Let’s Talk Period aims to change this by

Find out more about her campaign here.

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A former Assistant Secretary with the Ministry of Women and Child Development in West Bengal for three months, Lakshmi Bhavya has been championing the cause of menstrual hygiene in her district. By associating herself with the Lalana Campaign, a holistic menstrual hygiene awareness campaign which is conducted by the Anahat NGO, Lakshmi has been slowly breaking taboos when it comes to periods and menstrual hygiene.

A Gender Rights Activist working with the tribal and marginalized communities in india, Srilekha is a PhD scholar working on understanding body and sexuality among tribal girls, to fill the gaps in research around indigenous women and their stories. Srilekha has worked extensively at the grassroots level with community based organisations, through several advocacy initiatives around Gender, Mental Health, Menstrual Hygiene and Sexual and Reproductive Health Rights (SRHR) for the indigenous in Jharkhand, over the last 6 years.

Srilekha has also contributed to sustainable livelihood projects and legal aid programs for survivors of sex trafficking. She has been conducting research based programs on maternal health, mental health, gender based violence, sex and sexuality. Her interest lies in conducting workshops for young people on life skills, feminism, gender and sexuality, trauma, resilience and interpersonal relationships.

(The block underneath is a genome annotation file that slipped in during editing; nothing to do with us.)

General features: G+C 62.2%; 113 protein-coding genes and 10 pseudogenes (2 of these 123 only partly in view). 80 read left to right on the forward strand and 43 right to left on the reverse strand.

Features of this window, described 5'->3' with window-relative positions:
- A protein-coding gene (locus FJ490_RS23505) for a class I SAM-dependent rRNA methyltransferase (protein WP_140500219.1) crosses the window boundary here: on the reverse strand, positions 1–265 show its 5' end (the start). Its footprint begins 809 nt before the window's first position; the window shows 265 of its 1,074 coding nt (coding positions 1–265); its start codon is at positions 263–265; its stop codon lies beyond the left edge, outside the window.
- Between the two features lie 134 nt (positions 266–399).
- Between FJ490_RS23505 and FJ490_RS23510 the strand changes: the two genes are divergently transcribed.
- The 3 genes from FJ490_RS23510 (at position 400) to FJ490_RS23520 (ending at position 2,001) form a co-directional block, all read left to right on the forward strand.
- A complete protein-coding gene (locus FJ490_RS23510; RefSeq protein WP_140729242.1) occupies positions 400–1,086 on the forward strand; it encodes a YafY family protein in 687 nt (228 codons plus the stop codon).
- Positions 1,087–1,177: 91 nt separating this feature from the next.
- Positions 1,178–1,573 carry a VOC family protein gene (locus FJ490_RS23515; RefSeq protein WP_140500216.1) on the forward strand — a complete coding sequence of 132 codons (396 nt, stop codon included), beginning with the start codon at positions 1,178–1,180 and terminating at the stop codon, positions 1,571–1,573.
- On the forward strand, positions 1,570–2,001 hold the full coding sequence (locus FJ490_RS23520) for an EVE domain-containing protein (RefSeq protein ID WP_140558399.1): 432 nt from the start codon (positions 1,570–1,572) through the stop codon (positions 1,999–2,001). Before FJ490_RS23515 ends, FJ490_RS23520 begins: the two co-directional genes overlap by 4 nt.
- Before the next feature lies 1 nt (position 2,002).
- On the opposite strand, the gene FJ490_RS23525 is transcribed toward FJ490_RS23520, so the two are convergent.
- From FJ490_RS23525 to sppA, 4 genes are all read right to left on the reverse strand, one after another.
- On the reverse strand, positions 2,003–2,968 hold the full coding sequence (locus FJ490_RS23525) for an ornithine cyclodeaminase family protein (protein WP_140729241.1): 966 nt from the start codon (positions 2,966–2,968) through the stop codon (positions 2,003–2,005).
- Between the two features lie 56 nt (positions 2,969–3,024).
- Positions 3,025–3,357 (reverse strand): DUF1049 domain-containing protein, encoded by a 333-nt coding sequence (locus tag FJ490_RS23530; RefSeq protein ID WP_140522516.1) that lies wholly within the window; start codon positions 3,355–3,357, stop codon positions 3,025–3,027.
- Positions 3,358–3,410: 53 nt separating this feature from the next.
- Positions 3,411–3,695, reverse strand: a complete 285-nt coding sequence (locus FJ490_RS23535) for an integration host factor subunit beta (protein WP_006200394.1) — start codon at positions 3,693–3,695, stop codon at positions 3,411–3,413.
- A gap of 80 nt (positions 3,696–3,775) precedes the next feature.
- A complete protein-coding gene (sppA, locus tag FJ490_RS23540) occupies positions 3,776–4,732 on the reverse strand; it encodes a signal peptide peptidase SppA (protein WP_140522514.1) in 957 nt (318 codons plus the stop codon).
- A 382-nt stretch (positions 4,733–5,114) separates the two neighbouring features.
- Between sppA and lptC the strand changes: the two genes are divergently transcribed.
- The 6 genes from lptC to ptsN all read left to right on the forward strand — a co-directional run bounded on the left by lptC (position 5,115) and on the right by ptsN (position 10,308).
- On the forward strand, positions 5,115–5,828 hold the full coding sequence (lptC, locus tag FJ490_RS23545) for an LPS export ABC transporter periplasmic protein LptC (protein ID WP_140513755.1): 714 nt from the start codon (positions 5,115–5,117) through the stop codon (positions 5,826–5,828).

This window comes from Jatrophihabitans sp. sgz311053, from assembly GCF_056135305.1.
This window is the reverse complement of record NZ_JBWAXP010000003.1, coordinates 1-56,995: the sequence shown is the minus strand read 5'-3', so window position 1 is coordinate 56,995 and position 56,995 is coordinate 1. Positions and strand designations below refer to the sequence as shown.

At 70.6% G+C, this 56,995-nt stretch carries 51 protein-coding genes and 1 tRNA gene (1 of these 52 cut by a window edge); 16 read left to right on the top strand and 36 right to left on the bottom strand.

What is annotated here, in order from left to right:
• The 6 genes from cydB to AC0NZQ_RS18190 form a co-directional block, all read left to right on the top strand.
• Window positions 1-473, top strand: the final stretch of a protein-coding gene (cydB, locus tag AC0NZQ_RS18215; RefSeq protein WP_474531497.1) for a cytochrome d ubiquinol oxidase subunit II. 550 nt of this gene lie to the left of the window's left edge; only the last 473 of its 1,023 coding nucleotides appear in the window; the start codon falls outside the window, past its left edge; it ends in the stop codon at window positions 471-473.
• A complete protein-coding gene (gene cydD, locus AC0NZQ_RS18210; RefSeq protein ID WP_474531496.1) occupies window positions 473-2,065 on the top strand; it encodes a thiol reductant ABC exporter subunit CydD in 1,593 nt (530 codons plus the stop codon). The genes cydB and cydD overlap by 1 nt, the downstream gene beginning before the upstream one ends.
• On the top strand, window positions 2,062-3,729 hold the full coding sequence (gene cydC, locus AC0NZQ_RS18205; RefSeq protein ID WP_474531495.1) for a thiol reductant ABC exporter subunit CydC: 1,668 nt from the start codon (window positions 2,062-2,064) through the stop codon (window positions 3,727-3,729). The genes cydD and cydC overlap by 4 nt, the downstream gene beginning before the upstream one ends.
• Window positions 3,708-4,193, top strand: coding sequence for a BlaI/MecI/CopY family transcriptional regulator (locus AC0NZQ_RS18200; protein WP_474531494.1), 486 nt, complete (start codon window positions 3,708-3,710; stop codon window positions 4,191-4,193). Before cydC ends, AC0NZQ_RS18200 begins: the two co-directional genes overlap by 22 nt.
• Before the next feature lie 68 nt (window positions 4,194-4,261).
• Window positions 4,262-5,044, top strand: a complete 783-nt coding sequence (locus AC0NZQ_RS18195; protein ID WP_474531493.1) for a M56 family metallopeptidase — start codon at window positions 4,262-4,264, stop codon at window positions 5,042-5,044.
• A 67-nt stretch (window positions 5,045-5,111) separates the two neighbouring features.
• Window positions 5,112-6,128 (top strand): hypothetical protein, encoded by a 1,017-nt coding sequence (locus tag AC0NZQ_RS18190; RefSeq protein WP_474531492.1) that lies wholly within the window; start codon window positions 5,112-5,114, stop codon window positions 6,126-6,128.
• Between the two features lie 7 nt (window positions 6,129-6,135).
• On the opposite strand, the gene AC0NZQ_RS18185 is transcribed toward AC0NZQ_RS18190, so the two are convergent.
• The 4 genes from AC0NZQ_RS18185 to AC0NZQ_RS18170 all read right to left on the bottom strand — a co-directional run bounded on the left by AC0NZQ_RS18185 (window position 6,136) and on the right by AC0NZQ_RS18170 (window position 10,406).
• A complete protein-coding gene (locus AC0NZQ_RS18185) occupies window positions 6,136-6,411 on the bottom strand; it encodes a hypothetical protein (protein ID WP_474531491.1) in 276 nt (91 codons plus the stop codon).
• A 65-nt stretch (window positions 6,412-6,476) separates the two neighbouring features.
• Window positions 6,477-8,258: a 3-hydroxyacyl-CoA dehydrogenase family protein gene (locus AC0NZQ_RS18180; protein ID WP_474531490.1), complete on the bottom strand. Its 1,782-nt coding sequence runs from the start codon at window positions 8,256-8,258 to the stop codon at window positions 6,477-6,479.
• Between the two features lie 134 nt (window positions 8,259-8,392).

A Guwahati-based college student pursuing her Masters in Tata Institute of Social Sciences, Bidisha started the #BleedwithDignity campaign on the technology platform Change.org, demanding that the Government of Assam install
biodegradable sanitary pad vending machines in all government schools across the state. Her petition on Change.org has already gathered support from over 90000 people and continues to grow.

Bidisha was selected in Change.org’s flagship program ‘She Creates Change’ having run successful online advocacy
campaigns, which were widely recognised. Through the #BleedwithDignity campaign; she organised and celebrated World Menstrual Hygiene Day, 2019 in Guwahati, Assam by hosting a wall mural by collaborating with local organisations. The initiative was widely covered by national and local media, and the mural was later inaugurated by the event’s chief guest Commissioner of Guwahati Municipal Corporation (GMC) Debeswar Malakar, IAS.